A pilgrimage is a journey, often into an unknown or foreign place, where a person goes in search of new or expanded meaning about the self, others, nature, or a higher good, through the experience. It can lead to a personal transformation, after which the pilgrim returns to their daily life.
I thought of the trip Leigh and I took recently, to see the Northern Lights off the coast of Norway above the Arctic Circle, as a vacation, a ‘bucket list’ item, a time to let go of regular routines. Well, it was all of that; however, my very wise Spiritual Director said to me before I left, ‘Look at this as a Pilgrimage’. So, I let God in. Sometimes I don’t do that very well; I go forward with my own agenda. (Practice what you preach, huh?)
So how do you have a ‘pilgrimage experience’ on a cruise boat with 2600 other people? That’s God’s challenge, not mine. I just had to be open to it. So, when I least expected it, God was present and made it known to me in definitive ways.
The first time was when our room steward, John from India, asked me if I was Roman Catholic as we exited the room one day. I explained that he was close, but I was Episcopalian (like Anglicans). It was my crosses that I wear that got his attention. One is a Celtic cross and the other is my Daughters of the King cross. I always had them on. God gave John and I a segue into conversation other than his job duties; it also allowed me to ask him about his home and his travels away from it. This is the hospitality that St. Benedict instructs us to impart, one that shows interest, kindness, and love for others; the kind of hospitality that sees Christ in everyone.
The second time God intervened and used me on the ship was with a stranger traveling by herself that we befriended. We often saw each other during the course of the twelve-day cruise. One day, we were both in line to get a latte, when she said to me, ‘Would you pray for my mother today, it’s the anniversary of her death.” Of course, I would and include Karen also. I knew she and her mom had traveled extensively together and now Karen was trying to go places they couldn’t go as her Mom gradually lost that ability. I prayed for Karen and Sue, strength for Karen to go forward with her life, and peace for Sue in a heavenly kingdom that only she and other saints know. It brought me closer in thought to my own mom and Dad who I no longer see. God blessed me in a special way with that request for prayer from a new friend.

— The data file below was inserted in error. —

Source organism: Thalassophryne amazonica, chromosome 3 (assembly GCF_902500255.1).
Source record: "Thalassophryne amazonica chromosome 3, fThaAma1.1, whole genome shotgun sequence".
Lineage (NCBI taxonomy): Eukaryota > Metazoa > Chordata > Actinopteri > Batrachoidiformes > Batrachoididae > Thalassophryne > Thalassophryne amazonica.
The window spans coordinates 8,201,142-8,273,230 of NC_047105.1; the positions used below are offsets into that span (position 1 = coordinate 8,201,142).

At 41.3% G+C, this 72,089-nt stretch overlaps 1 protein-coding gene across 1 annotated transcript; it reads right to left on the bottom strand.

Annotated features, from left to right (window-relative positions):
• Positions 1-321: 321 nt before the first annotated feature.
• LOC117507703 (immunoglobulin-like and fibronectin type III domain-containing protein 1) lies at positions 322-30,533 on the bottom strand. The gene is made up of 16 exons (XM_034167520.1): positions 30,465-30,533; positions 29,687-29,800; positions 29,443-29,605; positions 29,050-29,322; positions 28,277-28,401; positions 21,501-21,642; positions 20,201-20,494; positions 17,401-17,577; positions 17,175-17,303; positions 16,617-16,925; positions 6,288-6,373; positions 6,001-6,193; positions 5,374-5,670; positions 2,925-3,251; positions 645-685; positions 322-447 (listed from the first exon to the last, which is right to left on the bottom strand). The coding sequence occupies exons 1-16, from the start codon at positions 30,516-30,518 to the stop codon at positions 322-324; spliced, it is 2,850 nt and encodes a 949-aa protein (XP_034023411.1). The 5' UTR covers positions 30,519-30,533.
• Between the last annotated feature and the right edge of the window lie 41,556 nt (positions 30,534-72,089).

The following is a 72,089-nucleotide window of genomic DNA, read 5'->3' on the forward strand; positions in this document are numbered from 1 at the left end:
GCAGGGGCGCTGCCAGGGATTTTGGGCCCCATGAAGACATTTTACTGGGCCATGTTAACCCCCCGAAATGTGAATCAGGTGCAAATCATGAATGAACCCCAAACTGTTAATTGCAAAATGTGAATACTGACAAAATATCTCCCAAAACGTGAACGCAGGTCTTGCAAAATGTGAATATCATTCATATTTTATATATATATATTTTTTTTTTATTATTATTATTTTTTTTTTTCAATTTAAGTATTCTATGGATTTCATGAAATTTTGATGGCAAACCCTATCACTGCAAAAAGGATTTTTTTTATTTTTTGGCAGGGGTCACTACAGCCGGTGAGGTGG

The next time was as Leigh and I visited a 12th Century monastery in the countryside of Norway. It was a beautiful setting complete with a pond and a graceful swan! The monastery is intact but owned by the Norwegian Government and used for a variety of events. The tour included a ‘concert’ by a local woman and her husband. She had a professional voice that was truly heightened by the age-old acoustics of the monastery. I felt the ‘thinness’ of this special place from the beginning, but when our singer sang ‘Ave Maria’, tears flowed for me. I knew God’s Holy Presence was encompassing all of us there and that sometimes, it is overwhelming. All I could think was, ‘Praise be to God’.
Then there were the Northern Lights…as if God were using a paintbrush in clear view of us! Some were narrow strokes, some broad. When you thought it might be over, here came another ‘round’ of strokes. Science can explain it, but it doesn’t diminish the fact that a Supreme Being is in charge.
God protected me and mine through some stormy weather, gave me absolute messages, and made sure that our time is always a pilgrimage, “where a person goes in search of new or expanded meaning about the self, others, nature, or a higher good.”